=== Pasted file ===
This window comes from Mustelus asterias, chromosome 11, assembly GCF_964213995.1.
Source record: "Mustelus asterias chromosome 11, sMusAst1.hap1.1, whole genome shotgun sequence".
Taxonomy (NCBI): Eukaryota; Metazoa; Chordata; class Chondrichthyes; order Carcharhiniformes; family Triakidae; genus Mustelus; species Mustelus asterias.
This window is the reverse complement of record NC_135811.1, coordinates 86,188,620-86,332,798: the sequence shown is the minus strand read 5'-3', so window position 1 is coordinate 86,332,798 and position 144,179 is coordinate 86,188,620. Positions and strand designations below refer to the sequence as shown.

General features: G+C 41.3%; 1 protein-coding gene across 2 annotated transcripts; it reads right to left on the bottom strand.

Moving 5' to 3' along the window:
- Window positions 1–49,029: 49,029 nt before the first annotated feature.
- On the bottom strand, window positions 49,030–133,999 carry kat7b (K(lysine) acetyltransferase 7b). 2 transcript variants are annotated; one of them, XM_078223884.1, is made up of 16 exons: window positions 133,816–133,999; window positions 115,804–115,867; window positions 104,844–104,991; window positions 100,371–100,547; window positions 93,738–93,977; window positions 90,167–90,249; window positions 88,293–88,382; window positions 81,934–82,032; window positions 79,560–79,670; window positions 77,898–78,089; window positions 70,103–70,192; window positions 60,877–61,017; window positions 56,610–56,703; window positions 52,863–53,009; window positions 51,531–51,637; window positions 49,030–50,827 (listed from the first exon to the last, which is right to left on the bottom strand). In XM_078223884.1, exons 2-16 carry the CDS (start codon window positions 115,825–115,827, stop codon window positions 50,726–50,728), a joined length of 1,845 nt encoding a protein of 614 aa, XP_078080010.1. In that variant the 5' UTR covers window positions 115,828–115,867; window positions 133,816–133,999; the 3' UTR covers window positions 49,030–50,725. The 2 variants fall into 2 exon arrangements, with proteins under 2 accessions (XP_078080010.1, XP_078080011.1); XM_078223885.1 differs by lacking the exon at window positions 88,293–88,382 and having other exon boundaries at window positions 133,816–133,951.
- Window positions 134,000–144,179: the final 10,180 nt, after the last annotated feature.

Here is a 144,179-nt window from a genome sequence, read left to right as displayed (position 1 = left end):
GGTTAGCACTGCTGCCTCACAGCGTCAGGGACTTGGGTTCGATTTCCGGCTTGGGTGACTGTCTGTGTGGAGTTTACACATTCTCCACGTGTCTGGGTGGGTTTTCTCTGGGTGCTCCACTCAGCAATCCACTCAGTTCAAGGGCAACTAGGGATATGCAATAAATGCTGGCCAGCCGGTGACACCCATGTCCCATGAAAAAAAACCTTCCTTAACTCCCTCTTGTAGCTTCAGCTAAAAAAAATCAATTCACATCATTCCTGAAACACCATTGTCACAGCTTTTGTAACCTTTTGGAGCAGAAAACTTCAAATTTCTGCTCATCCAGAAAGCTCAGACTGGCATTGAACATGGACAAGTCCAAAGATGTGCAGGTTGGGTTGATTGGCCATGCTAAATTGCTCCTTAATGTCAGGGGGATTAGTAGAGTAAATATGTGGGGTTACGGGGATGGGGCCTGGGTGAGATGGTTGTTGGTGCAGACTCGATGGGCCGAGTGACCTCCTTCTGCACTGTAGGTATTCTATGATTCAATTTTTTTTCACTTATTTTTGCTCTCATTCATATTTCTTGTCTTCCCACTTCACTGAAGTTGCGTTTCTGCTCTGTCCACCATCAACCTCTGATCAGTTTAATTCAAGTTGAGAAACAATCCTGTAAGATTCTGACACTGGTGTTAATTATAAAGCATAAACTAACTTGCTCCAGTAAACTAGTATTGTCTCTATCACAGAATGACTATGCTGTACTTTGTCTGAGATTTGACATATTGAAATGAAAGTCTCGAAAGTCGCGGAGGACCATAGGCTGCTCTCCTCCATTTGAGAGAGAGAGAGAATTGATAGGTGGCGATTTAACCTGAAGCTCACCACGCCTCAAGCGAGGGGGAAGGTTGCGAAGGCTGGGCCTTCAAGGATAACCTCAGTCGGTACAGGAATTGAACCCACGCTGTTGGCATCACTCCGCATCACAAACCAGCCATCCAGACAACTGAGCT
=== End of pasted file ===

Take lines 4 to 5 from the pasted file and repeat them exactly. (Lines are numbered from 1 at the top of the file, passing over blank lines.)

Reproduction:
This window is the reverse complement of record NC_135811.1, coordinates 86,188,620-86,332,798: the sequence shown is the minus strand read 5'-3', so window position 1 is coordinate 86,332,798 and position 144,179 is coordinate 86,188,620. Positions and strand designations below refer to the sequence as shown.

General features: G+C 41.3%; 1 protein-coding gene across 2 annotated transcripts; it reads right to left on the bottom strand.